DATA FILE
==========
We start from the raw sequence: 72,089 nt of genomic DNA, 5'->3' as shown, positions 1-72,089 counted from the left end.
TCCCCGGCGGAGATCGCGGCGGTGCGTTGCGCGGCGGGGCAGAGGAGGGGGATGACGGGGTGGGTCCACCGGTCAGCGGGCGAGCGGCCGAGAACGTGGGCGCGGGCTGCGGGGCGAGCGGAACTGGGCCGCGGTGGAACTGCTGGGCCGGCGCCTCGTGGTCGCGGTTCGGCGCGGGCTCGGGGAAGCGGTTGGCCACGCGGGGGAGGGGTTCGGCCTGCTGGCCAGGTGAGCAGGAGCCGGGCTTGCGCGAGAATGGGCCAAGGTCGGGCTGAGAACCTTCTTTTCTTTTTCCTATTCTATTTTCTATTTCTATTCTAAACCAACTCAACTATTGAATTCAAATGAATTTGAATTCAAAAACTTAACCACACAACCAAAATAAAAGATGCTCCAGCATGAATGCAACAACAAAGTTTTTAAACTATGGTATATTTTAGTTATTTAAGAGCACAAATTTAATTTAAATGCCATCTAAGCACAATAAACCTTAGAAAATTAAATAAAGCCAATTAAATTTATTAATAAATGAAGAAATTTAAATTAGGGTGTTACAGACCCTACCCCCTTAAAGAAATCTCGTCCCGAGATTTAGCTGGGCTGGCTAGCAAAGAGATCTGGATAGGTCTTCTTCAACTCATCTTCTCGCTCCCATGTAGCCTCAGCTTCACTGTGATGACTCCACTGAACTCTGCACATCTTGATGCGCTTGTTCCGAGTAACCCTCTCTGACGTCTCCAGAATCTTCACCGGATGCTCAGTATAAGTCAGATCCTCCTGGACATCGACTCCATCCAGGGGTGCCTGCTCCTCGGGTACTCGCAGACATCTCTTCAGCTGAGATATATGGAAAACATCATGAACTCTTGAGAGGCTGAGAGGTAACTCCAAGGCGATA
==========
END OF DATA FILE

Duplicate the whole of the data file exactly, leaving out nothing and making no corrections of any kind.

We start from the raw sequence: 72,089 nt of genomic DNA, 5'->3' as shown, positions 1-72,089 counted from the left end.
TCCCCGGCGGAGATCGCGGCGGTGCGTTGCGCGGCGGGGCAGAGGAGGGGGATGACGGGGTGGGTCCACCGGTCAGCGGGCGAGCGGCCGAGAACGTGGGCGCGGGCTGCGGGGCGAGCGGAACTGGGCCGCGGTGGAACTGCTGGGCCGGCGCCTCGTGGTCGCGGTTCGGCGCGGGCTCGGGGAAGCGGTTGGCCACGCGGGGGAGGGGTTCGGCCTGCTGGCCAGGTGAGCAGGAGCCGGGCTTGCGCGAGAATGGGCCAAGGTCGGGCTGAGAACCTTCTTTTCTTTTTCCTATTCTATTTTCTATTTCTATTCTAAACCAACTCAACTATTGAATTCAAATGAATTTGAATTCAAAAACTTAACCACACAACCAAAATAAAAGATGCTCCAGCATGAATGCAACAACAAAGTTTTTAAACTATGGTATATTTTAGTTATTTAAGAGCACAAATTTAATTTAAATGCCATCTAAGCACAATAAACCTTAGAAAATTAAATAAAGCCAATTAAATTTATTAATAAATGAAGAAATTTAAATTAGGGTGTTACAGACCCTACCCCCTTAAAGAAATCTCGTCCCGAGATTTAGCTGGGCTGGCTAGCAAAGAGATCTGGATAGGTCTTCTTCAACTCATCTTCTCGCTCCCATGTAGCCTCAGCTTCACTGTGATGACTCCACTGAACTCTGCACATCTTGATGCGCTTGTTCCGAGTAACCCTCTCTGACGTCTCCAGAATCTTCACCGGATGCTCAGTATAAGTCAGATCCTCCTGGACATCGACTCCATCCAGGGGTGCCTGCTCCTCGGGTACTCGCAGACATCTCTTCAGCTGAGATATATGGAAAACATCATGAACTCTTGAGAGGCTGAGAGGTAACTCCAAGGCGATA